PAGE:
It’s been eight years since I got my master’s degree, eight years since my fingers turned the pages of feminist manifestos, longer since I’ve sat in Women’s Studies courses with wide-eyed enthusiasm and a silent promise brewing in my chest to embrace feminism in my everyday life in a way that would make Bell Hooks and Adrienne Rich proud.
Now, I’m a mother of three with a fourth on the way. Rather than abandoning my feminist stirrings to sleepless nights and slobber, I’m more determined to model in my words and my actions what it means to be a feminist, an individual who believes in gender equality, where equal does not mean same.
On Sunday night, I left the room after Nicki Minaj clapped her fresh cheeks together while women in animal leotards writhed around her during the VMAs. I looked for empowering imagery, and I found the same old, sorry representations of women I see in magazines and commercials. I tried to see her as an artistic woman embracing her sexuality, owning it, refusing to be the object of a male gaze, but I couldn’t find it. And I can’t find it in her “Anaconda” video either, even when she slaps Drake’s hand away as if to say, “You can look but you can’t touch.” Is that empowering: tempting, teasing and then walking away? Why? Because we can?
But the VMAs weren’t about Nicki. They were about Beyonce, Queen Bey. I didn’t catch her performance that night, but I watched it the next day. How could I not with all the buzz about her genius and her shocking, avant garde display of feminism?
After watching, I closed my computer. An unsettling feeling bubbled in my chest. Beyonce’s background dancers wore what looked like cages on their faces and bodies at one point. Was this a statement about the social and cultural confines in place for women? Would any 15-year old make that connection? Or would they see barely-dressed women worshipping Beyonce? What about the same background women who were reduced to shiny legs glistening like sugar-coated candy for us to watch opening and closing around Mrs. Carter? Will my high school students get that B is challenging the idea that woman are parts rather than a whole? When Beyonce embraces her sexuality by dancing around stripper poles and seductively crawling across a chaise, will young girls feel that they, too, can be in control of their sexuality without fear of judgement, without fear of being called names like whore or slut or worse, names rarely attached to men? Will they get that? Really?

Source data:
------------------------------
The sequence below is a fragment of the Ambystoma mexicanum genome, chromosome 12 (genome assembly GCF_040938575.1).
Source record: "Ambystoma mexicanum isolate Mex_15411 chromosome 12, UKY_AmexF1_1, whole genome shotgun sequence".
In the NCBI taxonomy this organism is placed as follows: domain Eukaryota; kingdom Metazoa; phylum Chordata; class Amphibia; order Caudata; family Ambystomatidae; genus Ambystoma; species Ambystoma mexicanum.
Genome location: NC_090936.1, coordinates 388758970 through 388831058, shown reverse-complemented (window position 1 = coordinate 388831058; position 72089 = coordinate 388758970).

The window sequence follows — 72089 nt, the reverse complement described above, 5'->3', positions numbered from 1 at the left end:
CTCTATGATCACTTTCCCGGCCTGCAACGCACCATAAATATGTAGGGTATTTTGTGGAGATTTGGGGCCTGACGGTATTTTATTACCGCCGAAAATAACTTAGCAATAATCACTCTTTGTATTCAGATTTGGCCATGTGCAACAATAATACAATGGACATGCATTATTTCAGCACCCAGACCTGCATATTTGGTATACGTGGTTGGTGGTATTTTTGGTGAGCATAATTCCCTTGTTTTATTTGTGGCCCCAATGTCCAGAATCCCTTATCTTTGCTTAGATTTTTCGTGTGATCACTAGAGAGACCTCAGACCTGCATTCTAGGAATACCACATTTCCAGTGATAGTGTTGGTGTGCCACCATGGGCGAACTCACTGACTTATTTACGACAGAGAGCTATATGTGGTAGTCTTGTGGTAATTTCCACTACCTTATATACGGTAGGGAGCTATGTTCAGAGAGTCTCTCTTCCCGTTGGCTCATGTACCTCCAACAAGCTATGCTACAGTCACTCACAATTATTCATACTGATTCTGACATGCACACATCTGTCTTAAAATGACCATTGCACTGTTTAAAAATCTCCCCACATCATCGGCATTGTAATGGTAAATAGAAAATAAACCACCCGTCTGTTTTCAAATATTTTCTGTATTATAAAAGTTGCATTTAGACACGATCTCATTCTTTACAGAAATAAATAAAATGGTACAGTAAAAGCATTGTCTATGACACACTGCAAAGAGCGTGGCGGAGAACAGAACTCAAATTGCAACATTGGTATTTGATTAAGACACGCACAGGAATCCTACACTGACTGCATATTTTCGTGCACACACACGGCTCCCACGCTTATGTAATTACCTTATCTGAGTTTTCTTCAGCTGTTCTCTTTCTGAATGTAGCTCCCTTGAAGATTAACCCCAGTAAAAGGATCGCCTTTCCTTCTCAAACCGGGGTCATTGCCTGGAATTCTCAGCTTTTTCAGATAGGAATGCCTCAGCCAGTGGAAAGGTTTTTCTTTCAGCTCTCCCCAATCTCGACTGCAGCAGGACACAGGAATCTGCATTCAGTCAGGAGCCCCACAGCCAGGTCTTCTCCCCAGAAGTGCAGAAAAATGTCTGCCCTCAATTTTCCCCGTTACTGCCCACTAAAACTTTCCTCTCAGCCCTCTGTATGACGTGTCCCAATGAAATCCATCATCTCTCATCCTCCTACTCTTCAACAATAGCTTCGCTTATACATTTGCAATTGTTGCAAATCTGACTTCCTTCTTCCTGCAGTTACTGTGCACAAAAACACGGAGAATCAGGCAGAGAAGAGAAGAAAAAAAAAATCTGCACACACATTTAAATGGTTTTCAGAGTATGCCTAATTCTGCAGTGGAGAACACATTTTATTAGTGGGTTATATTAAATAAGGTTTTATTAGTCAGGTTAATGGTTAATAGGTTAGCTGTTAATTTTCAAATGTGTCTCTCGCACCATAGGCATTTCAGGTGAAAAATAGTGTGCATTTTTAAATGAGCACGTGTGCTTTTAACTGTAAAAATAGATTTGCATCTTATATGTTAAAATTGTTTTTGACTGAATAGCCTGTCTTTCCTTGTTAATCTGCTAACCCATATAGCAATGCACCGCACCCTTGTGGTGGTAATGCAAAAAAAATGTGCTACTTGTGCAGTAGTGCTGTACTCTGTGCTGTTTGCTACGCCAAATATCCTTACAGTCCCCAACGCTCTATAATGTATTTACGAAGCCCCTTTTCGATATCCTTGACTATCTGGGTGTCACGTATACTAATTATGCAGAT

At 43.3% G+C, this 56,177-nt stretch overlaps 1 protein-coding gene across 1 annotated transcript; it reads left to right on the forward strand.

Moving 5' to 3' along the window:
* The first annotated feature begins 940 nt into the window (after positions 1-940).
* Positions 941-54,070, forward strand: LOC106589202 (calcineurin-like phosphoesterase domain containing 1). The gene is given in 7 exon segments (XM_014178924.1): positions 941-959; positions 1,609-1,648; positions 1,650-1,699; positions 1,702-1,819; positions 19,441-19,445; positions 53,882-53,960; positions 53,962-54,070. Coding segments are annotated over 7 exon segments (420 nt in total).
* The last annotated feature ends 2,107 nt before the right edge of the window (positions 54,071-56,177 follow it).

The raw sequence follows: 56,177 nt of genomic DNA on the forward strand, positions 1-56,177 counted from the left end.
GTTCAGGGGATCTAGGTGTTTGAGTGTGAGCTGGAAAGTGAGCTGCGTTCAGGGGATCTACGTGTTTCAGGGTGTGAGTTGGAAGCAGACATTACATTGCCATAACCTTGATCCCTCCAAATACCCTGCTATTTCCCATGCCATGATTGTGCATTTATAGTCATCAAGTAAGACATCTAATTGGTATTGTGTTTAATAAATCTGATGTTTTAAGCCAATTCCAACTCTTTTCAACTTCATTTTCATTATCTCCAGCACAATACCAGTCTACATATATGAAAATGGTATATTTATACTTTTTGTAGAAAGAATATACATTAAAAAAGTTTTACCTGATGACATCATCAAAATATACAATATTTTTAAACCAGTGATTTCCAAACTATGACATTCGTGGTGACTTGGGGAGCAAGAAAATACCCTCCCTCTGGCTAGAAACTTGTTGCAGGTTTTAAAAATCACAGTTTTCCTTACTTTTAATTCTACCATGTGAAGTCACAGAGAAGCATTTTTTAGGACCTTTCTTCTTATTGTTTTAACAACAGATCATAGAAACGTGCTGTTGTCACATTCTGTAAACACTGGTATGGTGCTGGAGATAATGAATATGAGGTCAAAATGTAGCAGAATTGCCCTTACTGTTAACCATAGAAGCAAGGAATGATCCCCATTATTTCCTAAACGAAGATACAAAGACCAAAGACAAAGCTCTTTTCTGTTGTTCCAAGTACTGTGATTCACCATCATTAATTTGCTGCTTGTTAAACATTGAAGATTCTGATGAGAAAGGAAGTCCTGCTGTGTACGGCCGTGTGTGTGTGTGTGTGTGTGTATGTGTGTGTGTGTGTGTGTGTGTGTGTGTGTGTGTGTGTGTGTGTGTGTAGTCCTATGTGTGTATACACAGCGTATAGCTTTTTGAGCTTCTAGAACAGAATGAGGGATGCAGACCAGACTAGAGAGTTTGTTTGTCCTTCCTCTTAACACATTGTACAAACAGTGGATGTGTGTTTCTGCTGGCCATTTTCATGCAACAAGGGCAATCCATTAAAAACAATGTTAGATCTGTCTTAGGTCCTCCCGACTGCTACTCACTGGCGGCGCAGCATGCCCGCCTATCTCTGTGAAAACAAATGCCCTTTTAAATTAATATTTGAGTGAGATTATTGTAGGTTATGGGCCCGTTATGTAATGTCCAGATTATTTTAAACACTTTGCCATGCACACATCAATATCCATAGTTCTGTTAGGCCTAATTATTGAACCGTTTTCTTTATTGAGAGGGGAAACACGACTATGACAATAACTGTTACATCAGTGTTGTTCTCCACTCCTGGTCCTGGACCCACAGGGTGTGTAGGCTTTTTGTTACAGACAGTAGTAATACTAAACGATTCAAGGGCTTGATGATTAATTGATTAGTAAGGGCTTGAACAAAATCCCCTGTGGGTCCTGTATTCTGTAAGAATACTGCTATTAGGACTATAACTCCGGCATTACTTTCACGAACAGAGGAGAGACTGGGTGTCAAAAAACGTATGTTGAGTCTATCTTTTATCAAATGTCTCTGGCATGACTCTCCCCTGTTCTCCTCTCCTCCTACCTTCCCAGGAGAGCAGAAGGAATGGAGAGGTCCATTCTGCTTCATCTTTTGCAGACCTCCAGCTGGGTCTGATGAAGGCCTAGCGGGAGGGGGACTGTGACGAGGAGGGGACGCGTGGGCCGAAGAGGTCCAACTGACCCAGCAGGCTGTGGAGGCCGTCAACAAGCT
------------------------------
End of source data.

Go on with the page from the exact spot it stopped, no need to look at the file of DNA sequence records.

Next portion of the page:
Surely there’s more to feminism than sex? Beyonce knows that. I think she lives it, but does the message translate to the teens who sing “Drunk in Love” in the mirror while practicing their best Beyonce moves? When they mumble the words about Ike and Tina Turner while they put on their make-up, do they know they’re referencing domestic violence?
All over the internet Beyonce is hailed for bringing FEMINISM to the masses, for delivering it to teens and anyone watching who might have considered it a bad word. If Beyonce is a feminist, well, hell, then I am, too! Where do I sign up? But what are they signing up for?
Maybe this is the beginning. Maybe Beyonce is lighting a fire in the hearts of people everywhere, and it will be in vogue to make room for women and allow them to pave the way to the future they really want–without judgement. Maybe it will be Beyonce’s inspiration that wakes up the culture that watches Ray Rice play football after a mere 2-game suspension for beating his wife and dragging her out of an elevator. Maybe we’ll credit Beyonce for making feminism so mainstream that advertisers won’t distort or misrepresent bodies to sell products. Will Bey be the catalyst for widening feminism to include, without reservation, mothers and women who take their husband’s name and women who embrace men as partners? Is this the beginning of a real conversation? I hope so.
But I can’t shake my uncertainty that the feminism at the VMAs looked too much like the same-old, same-old with a woman at the center instead of a man. If you’re screaming at me that that distinction is huge. If you want to grab my shoulders and shake me and say, “but there’s a woman in the center!” I know. It’s Beyonce.
Are we worshipping a goddess? Or rebranding feminism to truly elevate all women…and men? I don’t know.
I do know I’m still a feminist. But I’m worried about the dress code. I hope leotards and a sultry expression are not required to get into the hip new club.